Please clarify what can be done by people with low reputation points? I'm questioning about answers which don't answer the question, not questioning if the math is correct in these posts. Some of these posts are upvoted https://math.stackexchange.com/a/679047/85079.

I was apprised "declined - flags should not be used to indicate technical inaccuracies, or an altogether wrong answer."

https://math.stackexchange.com/a/697422/85079:
The math is right, but because the two sentences comment on another way and not my questions 1-3, ergo it should be a comment.

• Nothing. The second answer seems fine. It is perhaps not what you wanted, but there is nothing wrong with it. The first answer is fine as well, it was probably posted since the question was answered in the comments, and if there are no (upvoted) answers, it will keep periodically popping up in the front page. In general, if you encounter answers that are not really answers, it would be best to flag them as "it is not an answer" and a moderator could then turn them into comments instead, but I would expect this flag would be declined in the two examples you suggest. Mar 12, 2014 at 14:47
• (To illustrate one of the points in Carl Mummert's answer: Do not use "modus operandi" or "ergo".) About your latest edit: That an answer is short does not mean it should be a comment instead. You are asking whether to flag or downvote a post because its length "feels" like that of a comment. That seems an even worse reason than your explanations before the edit. Mar 12, 2014 at 17:39
• @AndresCaicedo "worse"? i clarified my post. that's not what i signified. please rectify "Ergo"? i use it because it's short.
– user53259
Mar 13, 2014 at 8:02
• "So" is even shorter. Mar 13, 2014 at 8:07
• @gerrymyerson but i want to signify 'as a consequence'?
– user53259
Mar 13, 2014 at 8:09
• So?${}{}{}{}{}$ Mar 13, 2014 at 8:11
• @GerryMyerson i don't understand.
– user53259
Mar 13, 2014 at 8:16
• You want to signify, "as a consequence". "So" signifies "as a consequence". So? Mar 13, 2014 at 11:38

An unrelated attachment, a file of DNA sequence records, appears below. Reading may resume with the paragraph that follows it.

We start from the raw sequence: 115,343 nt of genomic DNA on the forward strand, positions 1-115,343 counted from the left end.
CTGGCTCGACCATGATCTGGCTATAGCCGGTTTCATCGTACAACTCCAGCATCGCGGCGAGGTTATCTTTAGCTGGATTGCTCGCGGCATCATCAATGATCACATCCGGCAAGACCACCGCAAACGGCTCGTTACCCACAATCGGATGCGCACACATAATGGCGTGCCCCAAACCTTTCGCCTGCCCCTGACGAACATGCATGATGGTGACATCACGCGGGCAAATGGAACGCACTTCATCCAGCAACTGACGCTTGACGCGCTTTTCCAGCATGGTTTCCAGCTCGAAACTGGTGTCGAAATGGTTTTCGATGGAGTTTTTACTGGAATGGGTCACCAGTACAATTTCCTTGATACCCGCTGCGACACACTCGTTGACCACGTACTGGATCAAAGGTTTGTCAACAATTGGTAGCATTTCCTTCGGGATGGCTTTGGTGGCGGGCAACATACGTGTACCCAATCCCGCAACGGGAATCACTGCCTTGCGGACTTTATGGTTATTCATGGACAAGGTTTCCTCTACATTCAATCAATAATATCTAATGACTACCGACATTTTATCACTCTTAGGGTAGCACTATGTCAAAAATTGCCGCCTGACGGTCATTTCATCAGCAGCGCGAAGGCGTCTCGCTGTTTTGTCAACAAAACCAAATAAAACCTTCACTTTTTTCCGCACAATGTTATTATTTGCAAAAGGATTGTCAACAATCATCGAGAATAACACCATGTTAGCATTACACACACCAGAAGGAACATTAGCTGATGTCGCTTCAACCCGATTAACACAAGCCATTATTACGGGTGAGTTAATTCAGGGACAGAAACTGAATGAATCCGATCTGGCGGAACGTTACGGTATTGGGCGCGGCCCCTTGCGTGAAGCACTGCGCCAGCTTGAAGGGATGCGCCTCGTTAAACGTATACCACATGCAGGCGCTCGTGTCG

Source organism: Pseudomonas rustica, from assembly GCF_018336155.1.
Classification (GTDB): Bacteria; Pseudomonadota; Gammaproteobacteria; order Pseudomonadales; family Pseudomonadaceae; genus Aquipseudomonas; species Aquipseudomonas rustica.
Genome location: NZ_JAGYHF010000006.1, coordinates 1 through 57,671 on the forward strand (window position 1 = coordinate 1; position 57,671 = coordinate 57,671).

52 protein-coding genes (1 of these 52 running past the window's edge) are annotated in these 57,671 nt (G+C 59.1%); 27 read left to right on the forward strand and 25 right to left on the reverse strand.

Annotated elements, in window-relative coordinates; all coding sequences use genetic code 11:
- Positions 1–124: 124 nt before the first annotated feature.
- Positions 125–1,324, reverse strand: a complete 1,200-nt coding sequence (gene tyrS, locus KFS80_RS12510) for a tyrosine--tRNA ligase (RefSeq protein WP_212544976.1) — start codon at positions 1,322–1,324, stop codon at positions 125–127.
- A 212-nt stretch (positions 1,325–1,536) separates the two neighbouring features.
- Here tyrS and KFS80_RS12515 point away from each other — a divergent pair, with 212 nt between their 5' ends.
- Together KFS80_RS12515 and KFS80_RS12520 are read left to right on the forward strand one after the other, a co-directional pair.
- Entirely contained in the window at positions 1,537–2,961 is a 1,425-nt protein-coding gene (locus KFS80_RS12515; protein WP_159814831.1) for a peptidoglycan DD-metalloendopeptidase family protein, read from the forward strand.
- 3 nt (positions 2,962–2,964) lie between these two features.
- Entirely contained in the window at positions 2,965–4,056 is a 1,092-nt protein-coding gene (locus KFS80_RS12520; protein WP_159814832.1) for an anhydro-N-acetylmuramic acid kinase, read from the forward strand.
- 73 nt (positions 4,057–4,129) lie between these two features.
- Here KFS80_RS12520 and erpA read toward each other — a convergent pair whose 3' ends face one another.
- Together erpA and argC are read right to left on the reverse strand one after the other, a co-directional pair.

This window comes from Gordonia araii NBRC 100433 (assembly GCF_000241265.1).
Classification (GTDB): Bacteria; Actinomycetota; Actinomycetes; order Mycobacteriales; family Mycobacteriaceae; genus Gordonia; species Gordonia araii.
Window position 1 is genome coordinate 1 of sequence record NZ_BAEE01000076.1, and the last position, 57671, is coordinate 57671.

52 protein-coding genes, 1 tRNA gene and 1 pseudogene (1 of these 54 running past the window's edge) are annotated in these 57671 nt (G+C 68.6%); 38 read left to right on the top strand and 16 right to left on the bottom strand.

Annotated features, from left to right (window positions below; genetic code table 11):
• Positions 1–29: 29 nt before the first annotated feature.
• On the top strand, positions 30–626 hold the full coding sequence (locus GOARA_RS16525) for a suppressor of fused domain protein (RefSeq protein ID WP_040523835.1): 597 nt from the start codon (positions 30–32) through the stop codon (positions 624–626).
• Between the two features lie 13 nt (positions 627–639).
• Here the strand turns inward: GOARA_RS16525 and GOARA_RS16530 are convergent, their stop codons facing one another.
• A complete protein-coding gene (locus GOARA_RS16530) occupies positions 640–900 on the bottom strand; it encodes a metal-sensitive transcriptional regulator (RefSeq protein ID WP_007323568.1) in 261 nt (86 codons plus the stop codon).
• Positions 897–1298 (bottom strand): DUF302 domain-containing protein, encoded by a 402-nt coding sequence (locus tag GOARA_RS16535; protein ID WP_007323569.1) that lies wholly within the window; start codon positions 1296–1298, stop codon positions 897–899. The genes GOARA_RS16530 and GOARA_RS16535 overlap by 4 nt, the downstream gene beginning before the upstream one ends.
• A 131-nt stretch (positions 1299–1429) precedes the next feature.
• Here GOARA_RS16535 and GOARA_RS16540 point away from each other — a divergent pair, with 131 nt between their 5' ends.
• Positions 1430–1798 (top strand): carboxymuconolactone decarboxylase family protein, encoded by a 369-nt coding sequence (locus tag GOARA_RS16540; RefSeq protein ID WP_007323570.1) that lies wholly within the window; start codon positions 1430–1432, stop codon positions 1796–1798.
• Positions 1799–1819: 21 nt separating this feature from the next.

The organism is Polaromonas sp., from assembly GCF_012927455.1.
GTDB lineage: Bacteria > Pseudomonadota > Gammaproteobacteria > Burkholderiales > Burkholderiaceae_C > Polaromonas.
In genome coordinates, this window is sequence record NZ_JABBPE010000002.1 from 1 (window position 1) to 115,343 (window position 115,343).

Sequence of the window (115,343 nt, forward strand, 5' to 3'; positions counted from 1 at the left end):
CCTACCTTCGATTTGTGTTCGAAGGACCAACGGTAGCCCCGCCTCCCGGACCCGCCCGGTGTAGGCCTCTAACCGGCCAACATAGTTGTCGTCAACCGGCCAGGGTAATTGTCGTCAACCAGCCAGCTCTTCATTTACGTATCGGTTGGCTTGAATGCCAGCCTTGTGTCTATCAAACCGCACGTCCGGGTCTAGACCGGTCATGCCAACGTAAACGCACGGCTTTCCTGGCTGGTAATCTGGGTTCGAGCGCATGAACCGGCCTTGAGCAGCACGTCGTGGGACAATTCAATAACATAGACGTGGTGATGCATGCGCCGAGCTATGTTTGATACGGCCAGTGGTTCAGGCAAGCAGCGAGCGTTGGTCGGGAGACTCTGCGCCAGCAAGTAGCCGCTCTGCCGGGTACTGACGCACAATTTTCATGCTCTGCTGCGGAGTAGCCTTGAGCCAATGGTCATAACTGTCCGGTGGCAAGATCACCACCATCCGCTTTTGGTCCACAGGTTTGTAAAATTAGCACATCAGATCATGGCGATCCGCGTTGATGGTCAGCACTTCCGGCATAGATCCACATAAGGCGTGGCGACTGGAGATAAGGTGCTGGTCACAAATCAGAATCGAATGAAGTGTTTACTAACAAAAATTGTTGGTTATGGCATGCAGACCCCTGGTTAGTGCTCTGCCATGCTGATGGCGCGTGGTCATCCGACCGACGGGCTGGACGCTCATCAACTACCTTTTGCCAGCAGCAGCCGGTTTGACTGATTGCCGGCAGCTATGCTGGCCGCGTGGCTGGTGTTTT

In this case, I think that the answers are genuine attempts to answer the question. One difficulty is that the questions are stated in an manner that is very unclear, to the point that it is not even clear what is being asked.

For example, in https://math.stackexchange.com/q/676630/630 it is very unclear what you are asking. Only after actually looking at Abbott's Understanding Analysis did I realize that the text in the question that appears to be written by you is actually a direct quote from the textbook, but not marked as a quote in any way (!).

In general my impression of the question is very similar to the answer at http://meta.math.stackexchange.com/a/12922/630 . My advice is to:

• Make your questions more clear and direct - preferably, write just one very clearly stated question in a post, and wait for a clear answer before posting follow up questions.

• Use quotations much more sparingly - ideally just one brief, clearly marked quotation per post.

• Ask about the mathematics, not about the exact wording of some particular source - before you ask why a particular proof was worded in a particular way, make sure you can prove the result yourself. So in the linked question, you could have first just asked "How do we prove that if $(b_n) \to b$ and $b >0$ then $(1/b_n) \to 1/b$". That is a genuinely mathematical question that is likely to get good answers.

• Use ordinary conversational mathematical English.

• Shouldn't "more clear" be "clearer"? Or does the scope of the "more" include the "direct" somehow (in which case "clearer and more direct" would be better, I suppose)? :-)
– Asaf Karagila Mod
Mar 12, 2014 at 16:46

Comment and/or vote down if the answer is wrong. Users with sufficient reputation can vote to delete an answer. Users without sufficient reputation can flag as "very low quality" if that applies. However, flagging as "not an answer", is often misused to mark an incorrect answer.